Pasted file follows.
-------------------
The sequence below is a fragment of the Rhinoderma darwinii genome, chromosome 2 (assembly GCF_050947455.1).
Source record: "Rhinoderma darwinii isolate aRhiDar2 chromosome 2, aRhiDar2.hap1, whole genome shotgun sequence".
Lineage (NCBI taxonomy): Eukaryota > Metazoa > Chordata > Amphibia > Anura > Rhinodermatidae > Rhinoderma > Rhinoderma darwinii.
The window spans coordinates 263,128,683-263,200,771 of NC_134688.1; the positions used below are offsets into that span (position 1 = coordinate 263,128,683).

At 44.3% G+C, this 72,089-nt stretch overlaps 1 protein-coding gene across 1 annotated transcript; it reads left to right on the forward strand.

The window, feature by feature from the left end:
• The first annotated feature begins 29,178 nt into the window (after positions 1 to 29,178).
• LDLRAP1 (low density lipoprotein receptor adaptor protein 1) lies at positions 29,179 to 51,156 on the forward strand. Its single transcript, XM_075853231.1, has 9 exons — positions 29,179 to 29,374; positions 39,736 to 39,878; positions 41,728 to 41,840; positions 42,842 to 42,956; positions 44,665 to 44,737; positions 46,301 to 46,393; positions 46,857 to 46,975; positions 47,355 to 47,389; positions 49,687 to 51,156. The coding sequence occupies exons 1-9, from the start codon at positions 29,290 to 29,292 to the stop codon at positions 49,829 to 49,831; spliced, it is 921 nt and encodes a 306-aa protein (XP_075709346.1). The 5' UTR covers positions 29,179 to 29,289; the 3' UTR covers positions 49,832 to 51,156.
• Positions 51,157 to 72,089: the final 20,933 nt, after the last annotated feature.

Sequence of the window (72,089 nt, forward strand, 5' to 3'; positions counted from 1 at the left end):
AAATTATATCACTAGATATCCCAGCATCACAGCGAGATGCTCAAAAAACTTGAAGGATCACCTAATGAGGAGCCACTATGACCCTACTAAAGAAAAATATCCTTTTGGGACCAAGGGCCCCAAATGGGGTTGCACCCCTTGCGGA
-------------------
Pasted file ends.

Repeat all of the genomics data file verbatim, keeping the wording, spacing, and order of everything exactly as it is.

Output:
The sequence below is a fragment of the Rhinoderma darwinii genome, chromosome 2 (assembly GCF_050947455.1).
Source record: "Rhinoderma darwinii isolate aRhiDar2 chromosome 2, aRhiDar2.hap1, whole genome shotgun sequence".
Lineage (NCBI taxonomy): Eukaryota > Metazoa > Chordata > Amphibia > Anura > Rhinodermatidae > Rhinoderma > Rhinoderma darwinii.
The window spans coordinates 263,128,683-263,200,771 of NC_134688.1; the positions used below are offsets into that span (position 1 = coordinate 263,128,683).

At 44.3% G+C, this 72,089-nt stretch overlaps 1 protein-coding gene across 1 annotated transcript; it reads left to right on the forward strand.

The window, feature by feature from the left end:
• The first annotated feature begins 29,178 nt into the window (after positions 1 to 29,178).
• LDLRAP1 (low density lipoprotein receptor adaptor protein 1) lies at positions 29,179 to 51,156 on the forward strand. Its single transcript, XM_075853231.1, has 9 exons — positions 29,179 to 29,374; positions 39,736 to 39,878; positions 41,728 to 41,840; positions 42,842 to 42,956; positions 44,665 to 44,737; positions 46,301 to 46,393; positions 46,857 to 46,975; positions 47,355 to 47,389; positions 49,687 to 51,156. The coding sequence occupies exons 1-9, from the start codon at positions 29,290 to 29,292 to the stop codon at positions 49,829 to 49,831; spliced, it is 921 nt and encodes a 306-aa protein (XP_075709346.1). The 5' UTR covers positions 29,179 to 29,289; the 3' UTR covers positions 49,832 to 51,156.
• Positions 51,157 to 72,089: the final 20,933 nt, after the last annotated feature.

Sequence of the window (72,089 nt, forward strand, 5' to 3'; positions counted from 1 at the left end):
AAATTATATCACTAGATATCCCAGCATCACAGCGAGATGCTCAAAAAACTTGAAGGATCACCTAATGAGGAGCCACTATGACCCTACTAAAGAAAAATATCCTTTTGGGACCAAGGGCCCCAAATGGGGTTGCACCCCTTGCGGA